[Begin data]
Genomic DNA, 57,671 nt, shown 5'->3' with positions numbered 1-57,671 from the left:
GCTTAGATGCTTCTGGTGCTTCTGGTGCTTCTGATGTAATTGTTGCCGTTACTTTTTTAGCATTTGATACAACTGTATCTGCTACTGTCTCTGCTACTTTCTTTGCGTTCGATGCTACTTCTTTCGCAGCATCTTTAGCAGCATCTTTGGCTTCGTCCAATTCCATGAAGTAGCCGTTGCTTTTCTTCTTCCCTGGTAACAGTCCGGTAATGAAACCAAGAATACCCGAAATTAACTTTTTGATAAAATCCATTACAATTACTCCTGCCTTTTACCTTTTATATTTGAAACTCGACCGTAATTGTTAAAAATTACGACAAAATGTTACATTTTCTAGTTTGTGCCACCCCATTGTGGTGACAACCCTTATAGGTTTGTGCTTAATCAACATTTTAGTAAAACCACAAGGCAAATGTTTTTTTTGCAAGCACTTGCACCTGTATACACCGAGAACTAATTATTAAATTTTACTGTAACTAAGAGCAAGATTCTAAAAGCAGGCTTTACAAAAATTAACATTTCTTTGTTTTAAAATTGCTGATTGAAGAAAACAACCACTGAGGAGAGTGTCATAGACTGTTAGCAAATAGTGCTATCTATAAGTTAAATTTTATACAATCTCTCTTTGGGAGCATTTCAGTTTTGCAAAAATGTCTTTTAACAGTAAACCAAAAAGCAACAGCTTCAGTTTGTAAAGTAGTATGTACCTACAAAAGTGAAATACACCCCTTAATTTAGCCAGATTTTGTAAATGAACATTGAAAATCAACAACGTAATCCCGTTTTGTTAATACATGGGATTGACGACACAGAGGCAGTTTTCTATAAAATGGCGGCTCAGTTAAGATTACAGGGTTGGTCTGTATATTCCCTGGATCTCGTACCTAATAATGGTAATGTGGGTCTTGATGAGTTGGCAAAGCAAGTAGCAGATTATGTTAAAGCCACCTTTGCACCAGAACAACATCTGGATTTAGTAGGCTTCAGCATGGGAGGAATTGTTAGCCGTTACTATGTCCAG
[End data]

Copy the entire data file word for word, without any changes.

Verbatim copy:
Genomic DNA, 57,671 nt, shown 5'->3' with positions numbered 1-57,671 from the left:
GCTTAGATGCTTCTGGTGCTTCTGGTGCTTCTGATGTAATTGTTGCCGTTACTTTTTTAGCATTTGATACAACTGTATCTGCTACTGTCTCTGCTACTTTCTTTGCGTTCGATGCTACTTCTTTCGCAGCATCTTTAGCAGCATCTTTGGCTTCGTCCAATTCCATGAAGTAGCCGTTGCTTTTCTTCTTCCCTGGTAACAGTCCGGTAATGAAACCAAGAATACCCGAAATTAACTTTTTGATAAAATCCATTACAATTACTCCTGCCTTTTACCTTTTATATTTGAAACTCGACCGTAATTGTTAAAAATTACGACAAAATGTTACATTTTCTAGTTTGTGCCACCCCATTGTGGTGACAACCCTTATAGGTTTGTGCTTAATCAACATTTTAGTAAAACCACAAGGCAAATGTTTTTTTTGCAAGCACTTGCACCTGTATACACCGAGAACTAATTATTAAATTTTACTGTAACTAAGAGCAAGATTCTAAAAGCAGGCTTTACAAAAATTAACATTTCTTTGTTTTAAAATTGCTGATTGAAGAAAACAACCACTGAGGAGAGTGTCATAGACTGTTAGCAAATAGTGCTATCTATAAGTTAAATTTTATACAATCTCTCTTTGGGAGCATTTCAGTTTTGCAAAAATGTCTTTTAACAGTAAACCAAAAAGCAACAGCTTCAGTTTGTAAAGTAGTATGTACCTACAAAAGTGAAATACACCCCTTAATTTAGCCAGATTTTGTAAATGAACATTGAAAATCAACAACGTAATCCCGTTTTGTTAATACATGGGATTGACGACACAGAGGCAGTTTTCTATAAAATGGCGGCTCAGTTAAGATTACAGGGTTGGTCTGTATATTCCCTGGATCTCGTACCTAATAATGGTAATGTGGGTCTTGATGAGTTGGCAAAGCAAGTAGCAGATTATGTTAAAGCCACCTTTGCACCAGAACAACATCTGGATTTAGTAGGCTTCAGCATGGGAGGAATTGTTAGCCGTTACTATGTCCAG